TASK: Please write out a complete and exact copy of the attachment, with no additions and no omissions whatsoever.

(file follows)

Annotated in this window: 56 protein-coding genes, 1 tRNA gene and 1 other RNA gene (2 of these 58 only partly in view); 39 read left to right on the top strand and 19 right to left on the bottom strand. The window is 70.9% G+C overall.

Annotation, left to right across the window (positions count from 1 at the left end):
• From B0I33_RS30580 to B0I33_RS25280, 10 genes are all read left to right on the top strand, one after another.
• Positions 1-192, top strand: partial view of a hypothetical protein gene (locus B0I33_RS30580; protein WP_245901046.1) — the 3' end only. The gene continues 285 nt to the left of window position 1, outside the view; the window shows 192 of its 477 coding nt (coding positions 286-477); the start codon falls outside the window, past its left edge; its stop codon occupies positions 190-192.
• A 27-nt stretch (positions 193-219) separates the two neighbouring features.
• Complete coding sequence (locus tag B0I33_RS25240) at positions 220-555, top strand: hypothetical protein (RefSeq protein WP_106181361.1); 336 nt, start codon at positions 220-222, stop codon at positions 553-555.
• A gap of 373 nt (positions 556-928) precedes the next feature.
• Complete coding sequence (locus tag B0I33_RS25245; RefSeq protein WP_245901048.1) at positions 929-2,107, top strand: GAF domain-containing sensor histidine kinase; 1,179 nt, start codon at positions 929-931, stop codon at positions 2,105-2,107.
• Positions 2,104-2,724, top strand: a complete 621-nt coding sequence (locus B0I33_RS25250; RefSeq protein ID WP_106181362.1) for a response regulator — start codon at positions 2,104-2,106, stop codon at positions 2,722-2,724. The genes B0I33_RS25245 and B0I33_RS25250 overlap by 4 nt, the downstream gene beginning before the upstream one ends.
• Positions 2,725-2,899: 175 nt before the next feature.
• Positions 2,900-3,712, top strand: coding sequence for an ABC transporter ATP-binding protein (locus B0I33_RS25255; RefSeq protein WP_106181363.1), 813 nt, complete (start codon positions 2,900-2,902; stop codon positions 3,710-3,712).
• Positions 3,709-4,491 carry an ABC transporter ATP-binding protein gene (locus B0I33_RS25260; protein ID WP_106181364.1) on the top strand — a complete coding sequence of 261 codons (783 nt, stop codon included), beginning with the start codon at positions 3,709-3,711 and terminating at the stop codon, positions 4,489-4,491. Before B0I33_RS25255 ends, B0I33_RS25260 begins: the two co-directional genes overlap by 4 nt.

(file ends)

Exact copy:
Annotated in this window: 56 protein-coding genes, 1 tRNA gene and 1 other RNA gene (2 of these 58 only partly in view); 39 read left to right on the top strand and 19 right to left on the bottom strand. The window is 70.9% G+C overall.

Annotation, left to right across the window (positions count from 1 at the left end):
• From B0I33_RS30580 to B0I33_RS25280, 10 genes are all read left to right on the top strand, one after another.
• Positions 1-192, top strand: partial view of a hypothetical protein gene (locus B0I33_RS30580; protein WP_245901046.1) — the 3' end only. The gene continues 285 nt to the left of window position 1, outside the view; the window shows 192 of its 477 coding nt (coding positions 286-477); the start codon falls outside the window, past its left edge; its stop codon occupies positions 190-192.
• A 27-nt stretch (positions 193-219) separates the two neighbouring features.
• Complete coding sequence (locus tag B0I33_RS25240) at positions 220-555, top strand: hypothetical protein (RefSeq protein WP_106181361.1); 336 nt, start codon at positions 220-222, stop codon at positions 553-555.
• A gap of 373 nt (positions 556-928) precedes the next feature.
• Complete coding sequence (locus tag B0I33_RS25245; RefSeq protein WP_245901048.1) at positions 929-2,107, top strand: GAF domain-containing sensor histidine kinase; 1,179 nt, start codon at positions 929-931, stop codon at positions 2,105-2,107.
• Positions 2,104-2,724, top strand: a complete 621-nt coding sequence (locus B0I33_RS25250; RefSeq protein ID WP_106181362.1) for a response regulator — start codon at positions 2,104-2,106, stop codon at positions 2,722-2,724. The genes B0I33_RS25245 and B0I33_RS25250 overlap by 4 nt, the downstream gene beginning before the upstream one ends.
• Positions 2,725-2,899: 175 nt before the next feature.
• Positions 2,900-3,712, top strand: coding sequence for an ABC transporter ATP-binding protein (locus B0I33_RS25255; RefSeq protein WP_106181363.1), 813 nt, complete (start codon positions 2,900-2,902; stop codon positions 3,710-3,712).
• Positions 3,709-4,491 carry an ABC transporter ATP-binding protein gene (locus B0I33_RS25260; protein ID WP_106181364.1) on the top strand — a complete coding sequence of 261 codons (783 nt, stop codon included), beginning with the start codon at positions 3,709-3,711 and terminating at the stop codon, positions 4,489-4,491. Before B0I33_RS25255 ends, B0I33_RS25260 begins: the two co-directional genes overlap by 4 nt.